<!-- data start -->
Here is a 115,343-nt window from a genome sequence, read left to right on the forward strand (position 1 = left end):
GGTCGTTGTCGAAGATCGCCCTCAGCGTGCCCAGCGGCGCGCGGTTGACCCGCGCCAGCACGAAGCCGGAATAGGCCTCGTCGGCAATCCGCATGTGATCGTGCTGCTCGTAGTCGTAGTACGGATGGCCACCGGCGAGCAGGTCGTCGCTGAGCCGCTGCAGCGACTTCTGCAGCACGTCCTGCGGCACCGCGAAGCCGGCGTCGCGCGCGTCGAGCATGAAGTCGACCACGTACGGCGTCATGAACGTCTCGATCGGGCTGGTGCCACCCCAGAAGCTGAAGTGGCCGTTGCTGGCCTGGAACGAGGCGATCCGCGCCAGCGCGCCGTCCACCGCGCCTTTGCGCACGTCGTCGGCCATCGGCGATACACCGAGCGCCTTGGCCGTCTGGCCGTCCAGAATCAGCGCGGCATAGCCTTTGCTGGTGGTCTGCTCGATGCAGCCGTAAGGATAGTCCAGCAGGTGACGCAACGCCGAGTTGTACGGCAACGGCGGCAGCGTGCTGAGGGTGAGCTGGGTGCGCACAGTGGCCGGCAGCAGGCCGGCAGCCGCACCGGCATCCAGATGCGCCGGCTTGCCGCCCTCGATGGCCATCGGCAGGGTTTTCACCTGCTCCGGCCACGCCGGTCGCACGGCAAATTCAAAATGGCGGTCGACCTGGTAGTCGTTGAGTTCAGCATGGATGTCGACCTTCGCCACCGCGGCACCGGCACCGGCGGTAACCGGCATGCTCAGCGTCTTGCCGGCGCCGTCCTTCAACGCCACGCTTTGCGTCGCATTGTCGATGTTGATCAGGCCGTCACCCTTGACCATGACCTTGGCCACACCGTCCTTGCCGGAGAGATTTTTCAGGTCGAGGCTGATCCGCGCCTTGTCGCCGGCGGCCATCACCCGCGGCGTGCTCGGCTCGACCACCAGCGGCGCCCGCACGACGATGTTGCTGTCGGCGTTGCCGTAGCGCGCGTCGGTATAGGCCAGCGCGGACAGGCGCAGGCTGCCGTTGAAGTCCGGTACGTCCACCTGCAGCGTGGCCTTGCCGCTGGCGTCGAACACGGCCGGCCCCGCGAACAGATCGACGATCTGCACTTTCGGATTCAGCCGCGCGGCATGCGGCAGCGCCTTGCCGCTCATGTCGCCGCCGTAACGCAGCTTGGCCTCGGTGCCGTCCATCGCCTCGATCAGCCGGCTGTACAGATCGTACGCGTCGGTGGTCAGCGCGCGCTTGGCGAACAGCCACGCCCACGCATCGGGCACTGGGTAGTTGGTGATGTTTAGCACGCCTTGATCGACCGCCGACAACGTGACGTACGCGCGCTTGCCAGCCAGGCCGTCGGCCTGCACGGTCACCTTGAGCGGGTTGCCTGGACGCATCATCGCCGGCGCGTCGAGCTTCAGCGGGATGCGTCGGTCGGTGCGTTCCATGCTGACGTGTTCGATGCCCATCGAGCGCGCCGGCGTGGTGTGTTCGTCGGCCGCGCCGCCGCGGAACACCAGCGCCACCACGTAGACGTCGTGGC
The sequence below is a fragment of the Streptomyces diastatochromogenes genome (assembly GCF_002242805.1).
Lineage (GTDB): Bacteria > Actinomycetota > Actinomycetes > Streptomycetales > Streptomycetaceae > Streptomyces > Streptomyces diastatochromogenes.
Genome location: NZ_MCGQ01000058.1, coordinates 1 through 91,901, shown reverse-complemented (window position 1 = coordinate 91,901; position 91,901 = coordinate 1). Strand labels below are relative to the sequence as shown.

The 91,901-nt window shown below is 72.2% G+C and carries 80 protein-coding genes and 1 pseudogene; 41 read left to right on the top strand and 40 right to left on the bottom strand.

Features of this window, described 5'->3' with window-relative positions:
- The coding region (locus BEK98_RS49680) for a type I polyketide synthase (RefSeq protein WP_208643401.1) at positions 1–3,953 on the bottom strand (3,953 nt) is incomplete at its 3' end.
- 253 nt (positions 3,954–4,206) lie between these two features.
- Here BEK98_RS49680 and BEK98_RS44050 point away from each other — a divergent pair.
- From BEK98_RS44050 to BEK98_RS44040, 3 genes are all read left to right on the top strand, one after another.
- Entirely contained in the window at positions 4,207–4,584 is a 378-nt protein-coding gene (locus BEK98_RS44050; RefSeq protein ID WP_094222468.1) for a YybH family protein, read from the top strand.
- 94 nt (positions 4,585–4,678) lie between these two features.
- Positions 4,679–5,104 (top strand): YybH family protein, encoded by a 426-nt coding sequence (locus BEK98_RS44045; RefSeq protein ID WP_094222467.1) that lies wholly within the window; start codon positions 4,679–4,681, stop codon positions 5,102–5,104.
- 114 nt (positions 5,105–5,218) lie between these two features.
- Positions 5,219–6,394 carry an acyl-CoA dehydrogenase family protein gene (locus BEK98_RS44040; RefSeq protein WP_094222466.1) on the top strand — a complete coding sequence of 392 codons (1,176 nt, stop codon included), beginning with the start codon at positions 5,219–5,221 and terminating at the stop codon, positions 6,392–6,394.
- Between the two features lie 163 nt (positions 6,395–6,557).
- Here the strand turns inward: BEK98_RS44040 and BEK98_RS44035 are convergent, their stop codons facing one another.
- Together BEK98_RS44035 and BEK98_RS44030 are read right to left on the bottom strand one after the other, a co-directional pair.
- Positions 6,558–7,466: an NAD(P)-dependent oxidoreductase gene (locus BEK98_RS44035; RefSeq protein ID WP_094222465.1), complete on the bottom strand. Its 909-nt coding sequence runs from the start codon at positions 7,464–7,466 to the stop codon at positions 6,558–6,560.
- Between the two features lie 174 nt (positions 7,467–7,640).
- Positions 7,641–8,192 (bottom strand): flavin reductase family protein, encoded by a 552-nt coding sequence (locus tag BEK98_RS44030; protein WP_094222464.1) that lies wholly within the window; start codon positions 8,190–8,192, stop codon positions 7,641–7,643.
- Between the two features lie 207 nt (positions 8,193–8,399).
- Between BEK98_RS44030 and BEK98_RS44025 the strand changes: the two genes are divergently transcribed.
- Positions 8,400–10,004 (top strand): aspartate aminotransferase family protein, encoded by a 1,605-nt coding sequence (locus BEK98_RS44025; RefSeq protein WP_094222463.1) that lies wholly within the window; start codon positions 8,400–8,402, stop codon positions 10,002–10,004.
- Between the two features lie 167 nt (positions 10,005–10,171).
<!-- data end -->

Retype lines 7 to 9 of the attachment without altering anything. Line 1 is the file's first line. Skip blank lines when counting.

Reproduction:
Features of this window, described 5'->3' with window-relative positions:
- The coding region (locus BEK98_RS49680) for a type I polyketide synthase (RefSeq protein WP_208643401.1) at positions 1–3,953 on the bottom strand (3,953 nt) is incomplete at its 3' end.
- 253 nt (positions 3,954–4,206) lie between these two features.